Home Health The Second Shittiest Thing About Being Abused: Survivor Solidarity And Getting Out

The Second Shittiest Thing About Being Abused: Survivor Solidarity And Getting Out

Part of a piece in the Waiting Room/Domestic Violence Tableau at the Topeka Library (Photo by the Topeka Library, via Flickr and the Creative Commons)
Part of a piece in the Waiting Room/Domestic Violence Tableau at the Topeka Library (Photo by the Topeka Library, via Flickr and the Creative Commons)

I actually didn’t know who Christy Mack was until I started seeing articles about her attack flying around the internet last week. But her story is one that is familiar to me. Intimately familiar.

I stripped for eight years, in a dozen clubs across New York, Pennsylvania, Ohio, Michigan, Iowa, Minnesota, Colorado, and Georgia. I met strippers who were also full service sex workers inside or outside the club, sugar babies, cam girls, and adult film stars. I’ve seen co-workers “graduate” into Playboy and Hustler. I’ve seen every combination of education, economic background, race, size, upbringing, parental status, and religion, so when I overhear non-sex-workers talking like we’re all a certain type, I can only laugh.

But one thing we all seem to have in common is an abuse story, either one of our own or of someone very close to us.

One thing I noticed early on in my career is that stripper locker room talk is brazen and honest. There is some high speed bonding that goes on over trays of eye shadow and half-finished drinks. As a more-or-less good girl going to state college on my parents’ dime, I was no stranger to boozy heartbreak stories, but stripper stories almost always went somewhere darker, faster. Without even knowing a co-worker’s name, I might hear the details of how her ex-husband broke into her house, or how she was borrowing a phone from another girl after receiving threatening texts from a stalker. I’ve had girls show me pictures of men on their phones with the warning, “If he shows up, tell the bouncer and come warn me. I don’t care if I’m in a VIP, just come tell me.”

There’s this recurring theme in our love lives a man will admire us for our independence and freedom, and of course, our money. We’ll thrive on the attention for a while and we’ll enjoy spoiling him with gifts or trips. Maybe he moves in because his roommates are irresponsible, or maybe we move in with him because we’re sleeping over all the time anyway. And then the fights start.

“Where the fuck were you until five in the morning?”

And we’ll be surprised. He knew we were strippers when we started dating. Hell, maybe we met AT the strip club.

“I was at work, where else would I be? And then I got Denny’s with the crew. Like I always do on Wednesday nights.” And we shake it off. That was weird.

[Editor’s note—trigger warning: description of abuse and abusive rationalizations follows.] But the fights escalate. Maybe he refuses to give us rides to work, or maybe he insists on giving us rides and picking us up so he can account for our whereabouts. He reminds us that most guys wouldn’t be so understanding about our line of work, that most guys think we’re diseased and damaged, just one night stand material. He needs more money, because he lost his job because he was so distracted worrying about us all day.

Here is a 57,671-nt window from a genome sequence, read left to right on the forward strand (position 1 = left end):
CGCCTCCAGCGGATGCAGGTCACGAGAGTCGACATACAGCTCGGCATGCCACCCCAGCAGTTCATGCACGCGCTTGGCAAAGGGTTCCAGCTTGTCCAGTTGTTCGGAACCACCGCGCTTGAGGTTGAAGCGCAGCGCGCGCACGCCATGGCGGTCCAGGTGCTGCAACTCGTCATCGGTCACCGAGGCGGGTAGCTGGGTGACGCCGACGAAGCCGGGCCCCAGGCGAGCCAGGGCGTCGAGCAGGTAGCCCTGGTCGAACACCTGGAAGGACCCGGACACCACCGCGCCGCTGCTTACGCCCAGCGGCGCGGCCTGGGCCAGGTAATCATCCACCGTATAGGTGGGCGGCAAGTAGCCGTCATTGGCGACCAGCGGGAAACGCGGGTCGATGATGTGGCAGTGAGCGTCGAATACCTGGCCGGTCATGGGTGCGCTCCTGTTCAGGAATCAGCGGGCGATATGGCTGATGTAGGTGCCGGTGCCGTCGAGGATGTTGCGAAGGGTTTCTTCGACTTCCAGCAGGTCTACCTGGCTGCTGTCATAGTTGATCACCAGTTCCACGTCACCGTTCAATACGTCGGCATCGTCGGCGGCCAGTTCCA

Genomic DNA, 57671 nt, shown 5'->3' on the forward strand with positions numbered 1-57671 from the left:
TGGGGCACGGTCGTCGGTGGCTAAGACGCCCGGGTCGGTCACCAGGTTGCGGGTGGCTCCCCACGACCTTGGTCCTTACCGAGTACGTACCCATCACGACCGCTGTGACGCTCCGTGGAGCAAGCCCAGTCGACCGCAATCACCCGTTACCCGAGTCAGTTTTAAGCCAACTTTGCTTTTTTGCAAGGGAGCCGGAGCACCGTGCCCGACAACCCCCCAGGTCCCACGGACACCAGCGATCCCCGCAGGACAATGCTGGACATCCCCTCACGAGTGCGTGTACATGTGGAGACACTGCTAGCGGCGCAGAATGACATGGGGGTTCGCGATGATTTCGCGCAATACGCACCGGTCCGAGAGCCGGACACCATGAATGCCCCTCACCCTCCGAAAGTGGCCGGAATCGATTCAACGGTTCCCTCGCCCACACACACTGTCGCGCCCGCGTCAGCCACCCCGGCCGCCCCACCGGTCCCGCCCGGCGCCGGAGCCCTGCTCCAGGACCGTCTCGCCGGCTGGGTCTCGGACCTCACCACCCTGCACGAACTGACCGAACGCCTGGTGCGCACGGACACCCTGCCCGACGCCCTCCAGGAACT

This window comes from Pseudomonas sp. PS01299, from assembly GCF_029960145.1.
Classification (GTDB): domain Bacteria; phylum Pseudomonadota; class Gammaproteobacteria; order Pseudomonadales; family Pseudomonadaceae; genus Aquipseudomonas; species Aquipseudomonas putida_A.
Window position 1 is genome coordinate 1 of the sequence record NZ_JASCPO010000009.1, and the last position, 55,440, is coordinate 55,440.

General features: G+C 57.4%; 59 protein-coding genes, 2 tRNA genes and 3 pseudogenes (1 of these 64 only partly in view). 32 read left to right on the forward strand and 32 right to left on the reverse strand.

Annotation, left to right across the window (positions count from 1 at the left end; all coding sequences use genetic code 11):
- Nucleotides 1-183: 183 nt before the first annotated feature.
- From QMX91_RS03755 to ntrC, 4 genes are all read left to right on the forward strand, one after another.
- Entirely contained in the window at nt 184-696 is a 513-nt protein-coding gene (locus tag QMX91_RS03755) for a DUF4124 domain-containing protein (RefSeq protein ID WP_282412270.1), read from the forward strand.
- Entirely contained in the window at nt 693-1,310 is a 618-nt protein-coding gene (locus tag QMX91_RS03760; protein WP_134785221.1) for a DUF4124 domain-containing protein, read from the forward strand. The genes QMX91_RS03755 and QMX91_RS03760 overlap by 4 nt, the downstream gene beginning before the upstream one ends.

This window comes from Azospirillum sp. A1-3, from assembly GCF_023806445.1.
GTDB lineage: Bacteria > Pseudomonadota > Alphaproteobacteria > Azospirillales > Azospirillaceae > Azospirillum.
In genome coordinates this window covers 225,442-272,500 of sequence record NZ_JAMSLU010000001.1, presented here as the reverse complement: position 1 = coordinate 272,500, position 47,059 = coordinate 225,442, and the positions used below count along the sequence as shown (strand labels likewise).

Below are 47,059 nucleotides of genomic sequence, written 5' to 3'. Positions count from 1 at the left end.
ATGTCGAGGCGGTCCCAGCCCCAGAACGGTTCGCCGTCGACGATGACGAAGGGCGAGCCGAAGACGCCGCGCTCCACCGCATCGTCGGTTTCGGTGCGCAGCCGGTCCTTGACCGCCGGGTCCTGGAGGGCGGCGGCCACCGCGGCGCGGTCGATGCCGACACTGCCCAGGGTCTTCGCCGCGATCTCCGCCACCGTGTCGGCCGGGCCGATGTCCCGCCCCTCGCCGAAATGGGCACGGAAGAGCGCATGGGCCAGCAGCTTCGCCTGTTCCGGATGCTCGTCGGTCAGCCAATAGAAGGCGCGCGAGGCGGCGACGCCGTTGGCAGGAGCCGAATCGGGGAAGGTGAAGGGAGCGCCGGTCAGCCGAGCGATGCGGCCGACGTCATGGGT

It’s our fault he’s drinking more. It’s our fault he’s smoking more. It’s our fault he stayed up all night sharpening his knife collection. It’s our fault he was too tired to take the dog for a walk, and so the dog shit on the kitchen floor, and do you think he enjoys putting our face in dog shit?

We talk about these things at work, with an air of resignation. It’s not that bad, it wasn’t in the face. Good thing the red lights cover bruises. But an older girl pulls us aside one day and says “Look, I know you’re young and you think this is some fairy tale shit and he’s gonna change his act, but he won’t. You need to leave. Like yesterday. Don’t end up like me,” she says as she parts her hair just over her ear and we see a thin, ropey line of scar tissue.

We don’t leave. Not yet.

No, it takes a few more fights, a few more close calls, before we can really admit how bad it’s gotten. Maybe it’s when we go out on a rare night off from work with some friends, and he ruins the night by calling and texting every minute, demanding to know who you’re sucking off behind some dumpster, you fucking whore. Or maybe it’s when he plans an actual date, just the two of us, like old times, but before we can even get out the door he criticizes every outfit for being too slutty, and you want other men to know what you’re doing behind his back, don’t you?

Locker room camaraderie can stretch way beyond helping someone with their costume (Photo by Jimi Photog, via Wikipedia)
Locker room camaraderie can stretch way beyond helping someone with their costume (Photo by Jimi Photog, via Wikipedia)

So we leave. We sneak out a few articles of clothing at a time and stash them with a co-worker. Or we find a motel room on the other side of town. Or we take our chances and sleep in our car because we have nowhere else to go. But so often, leaving isn’t the end. It’s the beginning of a new fight.

If we had any property that was shared, we calculate how much it was worth, how much it will cost to replace, and how much personal injury we’re willing to risk. If there were children, multiply by lawyer’s fees and court costs and the risk of him painting us as bad parents because of our job. Oddly enough, it’s times like this that we’re grateful for the jobs we have because we have more room to control our schedules and almost any manager has had their own interactions with the legal system and they know.